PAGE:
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[liberationtech] WC3 and DRM

Catherine Roy ecrire at catherine-roy.net
Tue Jul 16 22:27:27 PDT 2013


Hi Jonathan,

On 2013-07-16 02:04, Jonathan Wilkes wrote:
> Hi Catherine,
> Thanks for the link!  I didn't know about that effort until now.
>
> It seems like there are two fronts-- one, which you address by 
> jettisoning EME in freedomhtml, and another which is to keep member 
> organizations from standardizing software/hardware on EME. Is there 
> any way for the current members of all the working groups to put 
> pressure on the WC3?  If they all banded together and threatened to 
> leave would that have any effect on the administration?  It's only 
> anecdotal evidence but I see a lot of articulate arguments against EME 
> in the archives I've looked over, and no principled stances in favor.

If I am not mistaken, W3C is a private consortium, their operations are 
mostly funded[1] by their member organisations via membership fees[2], a 
significant part of which comes from their corporate members[3]. It has 
been brought up more than once on the Restricted Media Community Group 
mailing list (a group btw, that has no power over the EME draft aside 
from discussing it and exploring alternatives) that W3C is technically 
only accountable to its members and this argument has not been disputed 
by W3C staff.

As you know, Google, Microsoft and Netflix are the editors of the EME 
spec so I think that is pretty significant. Mr. Jaffe has argued for the 
need of "content protection" while basically denying[4] that W3C is 
working on DRM and while technically, that may be true[5], the fact 
remains that EME is being developed to interact with DRM components.  It 
has been argued that the only way to beat this is to join it or in other 
words, propose another technical solution that will satisfy "premium 
content" distributors. But if discussions on the restricted media list 
are any indication, this is unlikely to happen if that solution involves 
accomodating open source systems.

At this point, I can not see anything that will change the situation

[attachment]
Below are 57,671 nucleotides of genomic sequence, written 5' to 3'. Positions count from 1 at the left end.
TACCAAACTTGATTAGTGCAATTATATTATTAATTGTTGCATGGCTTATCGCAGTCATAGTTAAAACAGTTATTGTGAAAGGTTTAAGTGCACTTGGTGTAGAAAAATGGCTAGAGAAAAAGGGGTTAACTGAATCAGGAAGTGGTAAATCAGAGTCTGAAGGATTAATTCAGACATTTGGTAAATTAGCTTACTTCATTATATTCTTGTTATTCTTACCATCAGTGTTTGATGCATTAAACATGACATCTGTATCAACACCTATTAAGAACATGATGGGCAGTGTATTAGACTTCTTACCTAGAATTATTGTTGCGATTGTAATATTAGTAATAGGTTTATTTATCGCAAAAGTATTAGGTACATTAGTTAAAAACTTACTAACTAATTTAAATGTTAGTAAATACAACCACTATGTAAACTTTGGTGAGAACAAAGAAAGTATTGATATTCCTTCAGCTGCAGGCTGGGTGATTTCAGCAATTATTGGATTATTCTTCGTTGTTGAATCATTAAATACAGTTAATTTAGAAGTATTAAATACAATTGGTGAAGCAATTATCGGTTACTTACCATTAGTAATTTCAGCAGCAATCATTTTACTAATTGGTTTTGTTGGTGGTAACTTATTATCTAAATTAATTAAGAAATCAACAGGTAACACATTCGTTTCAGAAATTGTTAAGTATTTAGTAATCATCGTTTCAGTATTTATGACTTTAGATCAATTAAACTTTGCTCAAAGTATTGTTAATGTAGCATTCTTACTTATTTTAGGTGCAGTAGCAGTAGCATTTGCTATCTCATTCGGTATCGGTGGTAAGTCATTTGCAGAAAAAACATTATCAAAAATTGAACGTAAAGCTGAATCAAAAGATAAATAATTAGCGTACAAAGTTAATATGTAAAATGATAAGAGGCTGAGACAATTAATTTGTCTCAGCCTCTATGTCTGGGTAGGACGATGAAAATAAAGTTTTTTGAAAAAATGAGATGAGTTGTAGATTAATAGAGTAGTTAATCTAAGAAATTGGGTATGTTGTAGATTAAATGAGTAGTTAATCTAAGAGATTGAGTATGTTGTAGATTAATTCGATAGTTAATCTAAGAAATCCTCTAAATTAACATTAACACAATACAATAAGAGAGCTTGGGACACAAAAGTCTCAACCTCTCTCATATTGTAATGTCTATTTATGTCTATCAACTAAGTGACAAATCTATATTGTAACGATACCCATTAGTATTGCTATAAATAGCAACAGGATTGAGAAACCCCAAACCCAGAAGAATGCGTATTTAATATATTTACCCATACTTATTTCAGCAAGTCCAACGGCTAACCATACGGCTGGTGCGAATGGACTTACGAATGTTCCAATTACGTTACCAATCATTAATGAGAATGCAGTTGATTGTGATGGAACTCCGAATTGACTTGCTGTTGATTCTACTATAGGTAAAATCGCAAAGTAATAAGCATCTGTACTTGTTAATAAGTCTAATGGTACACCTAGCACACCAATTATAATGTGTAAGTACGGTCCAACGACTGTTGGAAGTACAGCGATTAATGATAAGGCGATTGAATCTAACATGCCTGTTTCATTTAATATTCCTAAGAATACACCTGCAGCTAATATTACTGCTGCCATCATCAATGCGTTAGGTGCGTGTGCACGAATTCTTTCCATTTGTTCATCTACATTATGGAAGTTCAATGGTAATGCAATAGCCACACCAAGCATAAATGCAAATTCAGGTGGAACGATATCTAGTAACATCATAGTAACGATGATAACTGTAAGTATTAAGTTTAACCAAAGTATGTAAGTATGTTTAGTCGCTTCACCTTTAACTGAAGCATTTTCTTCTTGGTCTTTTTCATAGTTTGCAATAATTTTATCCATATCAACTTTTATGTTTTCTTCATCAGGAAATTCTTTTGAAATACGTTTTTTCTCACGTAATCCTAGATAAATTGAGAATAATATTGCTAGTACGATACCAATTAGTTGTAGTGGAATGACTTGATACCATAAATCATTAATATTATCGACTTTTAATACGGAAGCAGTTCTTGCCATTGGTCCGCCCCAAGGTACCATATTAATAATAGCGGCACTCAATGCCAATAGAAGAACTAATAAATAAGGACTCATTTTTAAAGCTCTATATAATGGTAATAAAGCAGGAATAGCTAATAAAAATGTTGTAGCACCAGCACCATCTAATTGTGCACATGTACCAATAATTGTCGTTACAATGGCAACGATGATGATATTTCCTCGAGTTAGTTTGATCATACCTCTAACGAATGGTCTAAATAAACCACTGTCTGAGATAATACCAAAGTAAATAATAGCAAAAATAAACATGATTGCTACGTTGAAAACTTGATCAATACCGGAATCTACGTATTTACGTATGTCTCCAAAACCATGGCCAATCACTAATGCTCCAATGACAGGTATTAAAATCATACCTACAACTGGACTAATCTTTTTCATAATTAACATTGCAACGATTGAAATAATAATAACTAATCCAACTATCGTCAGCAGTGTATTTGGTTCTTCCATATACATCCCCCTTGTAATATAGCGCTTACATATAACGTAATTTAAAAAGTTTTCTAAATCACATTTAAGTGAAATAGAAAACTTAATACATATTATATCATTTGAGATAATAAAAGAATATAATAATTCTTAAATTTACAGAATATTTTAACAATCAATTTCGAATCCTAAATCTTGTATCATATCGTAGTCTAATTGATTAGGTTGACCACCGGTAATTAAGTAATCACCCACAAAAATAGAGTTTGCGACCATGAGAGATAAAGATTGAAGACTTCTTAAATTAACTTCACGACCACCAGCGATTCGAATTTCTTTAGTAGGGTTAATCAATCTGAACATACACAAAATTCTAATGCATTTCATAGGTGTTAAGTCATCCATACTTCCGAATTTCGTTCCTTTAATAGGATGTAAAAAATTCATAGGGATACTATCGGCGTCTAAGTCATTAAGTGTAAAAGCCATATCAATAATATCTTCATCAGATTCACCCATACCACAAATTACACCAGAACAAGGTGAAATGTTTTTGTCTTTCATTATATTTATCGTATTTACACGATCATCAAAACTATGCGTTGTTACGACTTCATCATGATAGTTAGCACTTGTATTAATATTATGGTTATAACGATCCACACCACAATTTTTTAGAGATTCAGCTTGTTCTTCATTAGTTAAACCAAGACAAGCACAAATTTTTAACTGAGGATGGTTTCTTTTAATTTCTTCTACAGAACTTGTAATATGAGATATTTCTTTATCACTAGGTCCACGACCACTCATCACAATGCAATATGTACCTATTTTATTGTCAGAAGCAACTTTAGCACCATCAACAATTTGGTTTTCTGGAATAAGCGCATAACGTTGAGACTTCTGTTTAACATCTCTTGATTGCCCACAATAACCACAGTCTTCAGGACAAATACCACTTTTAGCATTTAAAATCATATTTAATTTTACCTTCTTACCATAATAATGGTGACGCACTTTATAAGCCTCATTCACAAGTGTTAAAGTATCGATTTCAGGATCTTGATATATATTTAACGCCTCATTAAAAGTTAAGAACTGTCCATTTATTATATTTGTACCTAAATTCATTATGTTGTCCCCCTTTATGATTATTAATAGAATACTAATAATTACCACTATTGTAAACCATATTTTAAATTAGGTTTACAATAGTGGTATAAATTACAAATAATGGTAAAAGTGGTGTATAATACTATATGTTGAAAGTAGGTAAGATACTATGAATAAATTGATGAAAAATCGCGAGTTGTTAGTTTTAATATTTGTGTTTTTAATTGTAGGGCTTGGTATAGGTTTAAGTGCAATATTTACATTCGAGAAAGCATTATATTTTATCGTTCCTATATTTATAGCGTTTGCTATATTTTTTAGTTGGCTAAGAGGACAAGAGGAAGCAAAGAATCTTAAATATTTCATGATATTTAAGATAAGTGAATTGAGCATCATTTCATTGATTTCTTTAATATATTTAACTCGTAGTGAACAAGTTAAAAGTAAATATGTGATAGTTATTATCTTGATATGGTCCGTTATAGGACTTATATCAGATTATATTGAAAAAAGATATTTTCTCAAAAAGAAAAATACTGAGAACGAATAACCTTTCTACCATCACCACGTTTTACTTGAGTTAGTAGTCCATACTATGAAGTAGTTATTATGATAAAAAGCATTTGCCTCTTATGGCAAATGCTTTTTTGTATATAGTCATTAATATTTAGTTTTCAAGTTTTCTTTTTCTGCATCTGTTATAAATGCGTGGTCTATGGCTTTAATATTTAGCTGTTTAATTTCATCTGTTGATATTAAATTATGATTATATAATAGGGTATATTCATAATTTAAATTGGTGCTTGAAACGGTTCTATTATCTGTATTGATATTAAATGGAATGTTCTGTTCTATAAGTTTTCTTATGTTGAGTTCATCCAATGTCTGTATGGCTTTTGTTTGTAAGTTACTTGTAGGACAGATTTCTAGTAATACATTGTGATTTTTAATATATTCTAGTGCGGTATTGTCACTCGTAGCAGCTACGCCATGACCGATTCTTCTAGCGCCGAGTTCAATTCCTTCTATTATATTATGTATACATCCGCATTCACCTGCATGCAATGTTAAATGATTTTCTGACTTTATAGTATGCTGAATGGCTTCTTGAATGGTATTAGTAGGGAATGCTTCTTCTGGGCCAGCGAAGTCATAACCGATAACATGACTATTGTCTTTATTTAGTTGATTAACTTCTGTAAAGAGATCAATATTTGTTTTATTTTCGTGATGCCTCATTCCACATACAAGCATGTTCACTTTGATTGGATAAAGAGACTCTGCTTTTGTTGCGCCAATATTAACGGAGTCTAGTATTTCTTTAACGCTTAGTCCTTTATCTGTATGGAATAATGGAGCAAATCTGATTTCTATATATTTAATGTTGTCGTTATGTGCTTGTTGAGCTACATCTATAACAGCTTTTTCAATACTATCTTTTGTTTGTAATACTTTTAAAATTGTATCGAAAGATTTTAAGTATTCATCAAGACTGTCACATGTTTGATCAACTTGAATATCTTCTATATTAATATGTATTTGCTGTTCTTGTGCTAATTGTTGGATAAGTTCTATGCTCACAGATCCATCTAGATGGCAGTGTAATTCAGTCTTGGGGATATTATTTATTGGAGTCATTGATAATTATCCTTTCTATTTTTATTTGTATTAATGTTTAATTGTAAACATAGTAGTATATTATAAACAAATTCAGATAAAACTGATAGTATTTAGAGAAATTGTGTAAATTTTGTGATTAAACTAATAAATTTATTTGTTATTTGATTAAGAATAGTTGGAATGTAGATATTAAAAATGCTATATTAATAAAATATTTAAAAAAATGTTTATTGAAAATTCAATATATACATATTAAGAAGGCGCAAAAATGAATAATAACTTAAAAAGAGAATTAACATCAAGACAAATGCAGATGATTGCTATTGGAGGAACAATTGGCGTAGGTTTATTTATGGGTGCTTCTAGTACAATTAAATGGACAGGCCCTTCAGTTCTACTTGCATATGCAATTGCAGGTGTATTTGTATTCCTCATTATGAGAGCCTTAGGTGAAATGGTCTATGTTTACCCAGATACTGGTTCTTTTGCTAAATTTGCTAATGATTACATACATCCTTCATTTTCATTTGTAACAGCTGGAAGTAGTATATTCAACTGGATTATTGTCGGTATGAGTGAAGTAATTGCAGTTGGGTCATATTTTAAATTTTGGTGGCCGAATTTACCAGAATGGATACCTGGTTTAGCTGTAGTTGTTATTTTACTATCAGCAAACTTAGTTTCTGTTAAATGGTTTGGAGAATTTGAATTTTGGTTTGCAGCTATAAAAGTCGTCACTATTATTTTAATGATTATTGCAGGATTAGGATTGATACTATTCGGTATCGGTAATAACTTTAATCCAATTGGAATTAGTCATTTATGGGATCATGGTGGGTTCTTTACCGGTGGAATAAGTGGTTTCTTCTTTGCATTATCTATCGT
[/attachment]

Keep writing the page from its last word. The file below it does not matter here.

despite overwhelming opposition. Personally, I doubt W3C will be 
deterred from "process" (because W3C is all about process) and we can 
probably expect more formal objections where process allows and 
meanwhile, EME is being implemented regardless that it is for the moment 
only a First Public Working Draft and a very controversial one at that.


> Also, has the EFF's formal objection had any effect?

To my knowledge, no information has yet been made public regarding the 
outcome of this formal objection. There has been a second formal 
objection filed that is also awaiting resolution [6].


> It's just all mind boggling to me because this draft is the only thing 
> I've ever seen from WC3 with the sole purpose of restricting people's 
> access to content.

While that may be true, I would add that regarding HTML5 accessibility 
for people with disabilities, it has been an uphill battle since the 
very start to ensure the inclusion of certain attributes and some losses 
have been incurred along the way. So I would say that in reality, this 
could well have the effect in terms of restricting access to content.

Best regards,


Catherine


[1] http://www.w3.org/Help/#funds
[2] http://www.w3.org/Consortium/fees.php?showall=1#results
[3] http://www.w3.org/Consortium/Member/List
[4] 
http://lists.w3.org/Archives/Public/public-restrictedmedia/2013Jun/0116.html
[5] http://lwn.net/Articles/550424/
[6] http://lists.w3.org/Archives/Public/public-html-admin/2013May/0138.html


-- 
Catherine Roy
http://www.catherine-roy.net




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